Lately, the media and just about everybody has been focused on the coronavirus pandemic and the many and large protests about the killing of George Floyd and Black Lives Matter. While our attention has been mostly on those issues, it seems as if the poobahs in this state are going about their usual pursuits of screwing up the environment and kowtowing to those who like to shoot things.

For example, the Missouri Department of Conservation is proposing a hunting season on black bears.

While the State of Missouri did not stock these mammals, Arkansas did — and bears don’t know where the state line is. A number crossed over into this state and have found the Missouri Ozarks to their liking.

The goal, according to news releases from the Conservation Department, is to limit the population while at the same time preserving a small number for shootings by future generations. Oh, yeah, and an additional goal is to prevent the bears from becoming a nuisance, robbing garbage cans and breaking into unoccupied cabins and houses.

That is so much poppycock. The bear population in this state is quite low and is limited mostly to a few counties near Arkansas. As to nuisances, there are ways to deal with overly zealous bears other than indiscriminately shooting innocent bears.

To add to the concerns, the proposed bear hunting season could possibly involve dogs and also could possibly allow baiting (wherein something that bears would consider a tasty morsel could draw them in). The Conservation Department has not ruled out either of these scenarios. Additionally, female bears that are feeding their young via lactation could be shot, leaving their cubs to starve to death.

While there is an old joke about twisting around the Second Amendment to the U.S. Constitution to the effect that “arming bears” would be allowed, actually there is not much defense to a high-powered, long-range rifle. While no one that I know of is proposing that rifles be distributed to bears, it is definitely not sporting to shoot a mammal that is not at all threatening to a hunter that is maybe a 1,000 feet or more away.

It appears to even the casual observer that the Conservation Department is placing people with weapons above all other users.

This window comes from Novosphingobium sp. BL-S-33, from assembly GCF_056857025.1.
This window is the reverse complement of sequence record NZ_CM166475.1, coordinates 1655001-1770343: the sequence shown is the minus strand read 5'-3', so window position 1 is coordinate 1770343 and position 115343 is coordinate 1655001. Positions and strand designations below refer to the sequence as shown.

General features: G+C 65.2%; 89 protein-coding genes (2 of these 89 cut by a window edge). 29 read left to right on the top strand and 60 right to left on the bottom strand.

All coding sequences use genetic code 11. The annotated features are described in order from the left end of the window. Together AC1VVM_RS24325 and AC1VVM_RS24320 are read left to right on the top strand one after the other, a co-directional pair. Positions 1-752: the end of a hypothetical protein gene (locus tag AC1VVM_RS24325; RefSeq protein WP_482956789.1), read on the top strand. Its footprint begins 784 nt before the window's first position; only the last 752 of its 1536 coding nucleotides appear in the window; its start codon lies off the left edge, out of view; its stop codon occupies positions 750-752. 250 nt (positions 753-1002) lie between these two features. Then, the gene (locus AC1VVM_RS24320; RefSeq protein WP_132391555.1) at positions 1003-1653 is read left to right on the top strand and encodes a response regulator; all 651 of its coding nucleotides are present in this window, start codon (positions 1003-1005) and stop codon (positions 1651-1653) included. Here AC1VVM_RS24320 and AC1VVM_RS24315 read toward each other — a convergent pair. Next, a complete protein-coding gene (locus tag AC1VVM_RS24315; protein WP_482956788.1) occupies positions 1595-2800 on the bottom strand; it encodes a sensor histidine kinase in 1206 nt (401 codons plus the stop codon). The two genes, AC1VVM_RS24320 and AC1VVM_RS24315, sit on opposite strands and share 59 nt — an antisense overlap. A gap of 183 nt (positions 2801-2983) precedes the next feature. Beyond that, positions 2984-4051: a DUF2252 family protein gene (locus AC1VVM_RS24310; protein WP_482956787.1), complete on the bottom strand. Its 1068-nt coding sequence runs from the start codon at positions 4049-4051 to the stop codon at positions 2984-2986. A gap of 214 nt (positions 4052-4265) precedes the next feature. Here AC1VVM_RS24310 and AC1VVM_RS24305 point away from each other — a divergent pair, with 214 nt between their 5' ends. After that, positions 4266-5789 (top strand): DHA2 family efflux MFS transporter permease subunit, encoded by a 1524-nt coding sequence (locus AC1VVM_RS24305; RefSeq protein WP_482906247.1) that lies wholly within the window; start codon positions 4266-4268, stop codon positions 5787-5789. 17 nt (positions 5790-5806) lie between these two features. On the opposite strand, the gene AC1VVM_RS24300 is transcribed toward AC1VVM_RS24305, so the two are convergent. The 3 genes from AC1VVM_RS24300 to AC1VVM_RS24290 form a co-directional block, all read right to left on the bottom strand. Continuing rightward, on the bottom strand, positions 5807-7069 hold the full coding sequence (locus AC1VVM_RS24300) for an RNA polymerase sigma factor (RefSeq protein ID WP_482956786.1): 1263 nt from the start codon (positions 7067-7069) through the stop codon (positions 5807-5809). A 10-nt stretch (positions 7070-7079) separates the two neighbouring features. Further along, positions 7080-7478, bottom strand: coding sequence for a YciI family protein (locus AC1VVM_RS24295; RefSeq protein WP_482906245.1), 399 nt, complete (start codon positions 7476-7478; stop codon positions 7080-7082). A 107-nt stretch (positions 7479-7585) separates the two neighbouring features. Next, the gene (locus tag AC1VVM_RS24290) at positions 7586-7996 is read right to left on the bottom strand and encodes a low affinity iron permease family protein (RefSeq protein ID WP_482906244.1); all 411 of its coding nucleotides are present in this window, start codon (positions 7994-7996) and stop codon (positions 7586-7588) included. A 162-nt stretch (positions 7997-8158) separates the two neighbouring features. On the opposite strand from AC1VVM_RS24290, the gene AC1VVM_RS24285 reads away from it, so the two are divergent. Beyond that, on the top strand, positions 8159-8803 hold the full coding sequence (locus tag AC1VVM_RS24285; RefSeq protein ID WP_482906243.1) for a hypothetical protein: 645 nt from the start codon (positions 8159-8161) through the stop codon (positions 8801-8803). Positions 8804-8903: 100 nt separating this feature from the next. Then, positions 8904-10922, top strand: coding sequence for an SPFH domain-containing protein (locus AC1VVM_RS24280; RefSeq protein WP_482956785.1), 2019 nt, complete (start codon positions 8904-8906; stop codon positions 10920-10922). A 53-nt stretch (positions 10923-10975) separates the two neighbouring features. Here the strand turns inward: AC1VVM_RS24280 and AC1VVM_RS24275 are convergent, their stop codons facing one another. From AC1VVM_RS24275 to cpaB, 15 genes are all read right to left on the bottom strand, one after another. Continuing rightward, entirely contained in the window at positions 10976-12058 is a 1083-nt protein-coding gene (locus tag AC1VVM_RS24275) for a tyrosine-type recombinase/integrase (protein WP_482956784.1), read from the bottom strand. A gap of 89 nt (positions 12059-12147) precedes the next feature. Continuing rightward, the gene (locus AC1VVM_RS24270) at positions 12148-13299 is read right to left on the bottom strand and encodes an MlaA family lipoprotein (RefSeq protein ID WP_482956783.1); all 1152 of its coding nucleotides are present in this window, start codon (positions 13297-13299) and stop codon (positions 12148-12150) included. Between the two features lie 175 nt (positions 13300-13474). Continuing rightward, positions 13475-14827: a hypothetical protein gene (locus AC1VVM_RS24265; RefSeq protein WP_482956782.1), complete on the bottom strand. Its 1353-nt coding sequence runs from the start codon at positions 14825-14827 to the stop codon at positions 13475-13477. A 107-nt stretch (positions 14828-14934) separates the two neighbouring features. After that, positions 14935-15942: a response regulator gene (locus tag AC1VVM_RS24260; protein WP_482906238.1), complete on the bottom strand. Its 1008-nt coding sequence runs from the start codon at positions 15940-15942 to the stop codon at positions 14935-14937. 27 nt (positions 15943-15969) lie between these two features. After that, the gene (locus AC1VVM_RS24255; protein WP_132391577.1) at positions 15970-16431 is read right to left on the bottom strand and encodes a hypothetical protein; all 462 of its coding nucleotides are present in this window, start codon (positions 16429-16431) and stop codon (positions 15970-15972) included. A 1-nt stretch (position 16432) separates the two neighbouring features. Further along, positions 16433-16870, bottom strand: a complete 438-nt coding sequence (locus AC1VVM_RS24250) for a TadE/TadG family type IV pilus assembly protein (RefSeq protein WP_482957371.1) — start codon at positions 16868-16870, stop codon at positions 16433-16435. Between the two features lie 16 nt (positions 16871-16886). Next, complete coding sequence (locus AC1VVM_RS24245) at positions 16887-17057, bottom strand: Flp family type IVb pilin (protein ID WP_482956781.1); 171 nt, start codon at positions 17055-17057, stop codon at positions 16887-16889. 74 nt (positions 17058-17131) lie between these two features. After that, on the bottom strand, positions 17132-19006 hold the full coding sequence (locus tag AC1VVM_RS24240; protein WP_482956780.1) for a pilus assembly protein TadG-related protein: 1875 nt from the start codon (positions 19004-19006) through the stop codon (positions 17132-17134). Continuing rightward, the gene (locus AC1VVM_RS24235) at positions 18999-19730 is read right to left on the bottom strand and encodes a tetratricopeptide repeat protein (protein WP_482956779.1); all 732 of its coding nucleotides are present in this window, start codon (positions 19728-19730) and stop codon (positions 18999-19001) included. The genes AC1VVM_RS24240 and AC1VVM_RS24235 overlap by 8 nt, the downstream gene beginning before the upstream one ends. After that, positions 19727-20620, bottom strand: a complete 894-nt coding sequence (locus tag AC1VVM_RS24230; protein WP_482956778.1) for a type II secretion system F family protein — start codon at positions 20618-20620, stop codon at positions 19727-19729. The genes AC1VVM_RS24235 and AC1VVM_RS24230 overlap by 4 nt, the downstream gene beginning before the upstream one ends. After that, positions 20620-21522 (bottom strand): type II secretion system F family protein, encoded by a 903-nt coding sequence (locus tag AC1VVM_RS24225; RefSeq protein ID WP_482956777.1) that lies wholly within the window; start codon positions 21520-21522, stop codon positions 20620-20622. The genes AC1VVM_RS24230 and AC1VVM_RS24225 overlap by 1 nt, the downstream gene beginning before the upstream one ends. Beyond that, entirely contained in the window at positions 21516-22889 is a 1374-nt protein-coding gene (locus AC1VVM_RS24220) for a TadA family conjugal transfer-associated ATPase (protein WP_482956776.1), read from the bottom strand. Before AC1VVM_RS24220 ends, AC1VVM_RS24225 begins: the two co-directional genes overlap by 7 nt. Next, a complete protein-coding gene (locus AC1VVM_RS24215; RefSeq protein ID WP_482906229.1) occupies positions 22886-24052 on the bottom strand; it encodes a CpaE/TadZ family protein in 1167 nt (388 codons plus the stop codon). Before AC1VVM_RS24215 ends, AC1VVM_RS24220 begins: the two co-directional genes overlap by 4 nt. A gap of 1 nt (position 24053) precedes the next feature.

The department’s own studies show that no-impact users, such as those who observe wildlife, far outnumber those who are high-impact and like to shoot things. Then, there’s the low-impact users such as anglers, who are rising in numbers. The Conservation Department, to its credit, does have programs that cater to no- and low-impact sports, but it continues, in spite of dwindling numbers, to allow shooting sportspersons to have much sway. Income on high-impact users funds the department.

As the Bible tells us, “When I was a child, I talked like a child, I thought like a child, I reasoned like a child. When I became a man, I put the ways of childhood behind me” (1 Corinthians 13:11). Maybe the Conservation Department needs to follow that edict rather than allowing a small number of hunters to decimate the small population of bears, allow hunting with dogs, putting out bait and the killing of lactating females.

About opinions in the Missourian: The Missourian’s Opinion section is a public forum for the discussion of ideas. The views presented in this piece are those of the author and do not necessarily reflect the views of the Missourian or the University of Missouri. If you would like to contribute to the Opinion page with a response or an original topic of your own, visit our submission form.

Ken Midkiff, formerly the director of the Sierra Club Clean Water Campaign, is now chair of the city’s Environment and Energy Commission and serves on the board of directors of the Great Rivers Environmental Law Center.

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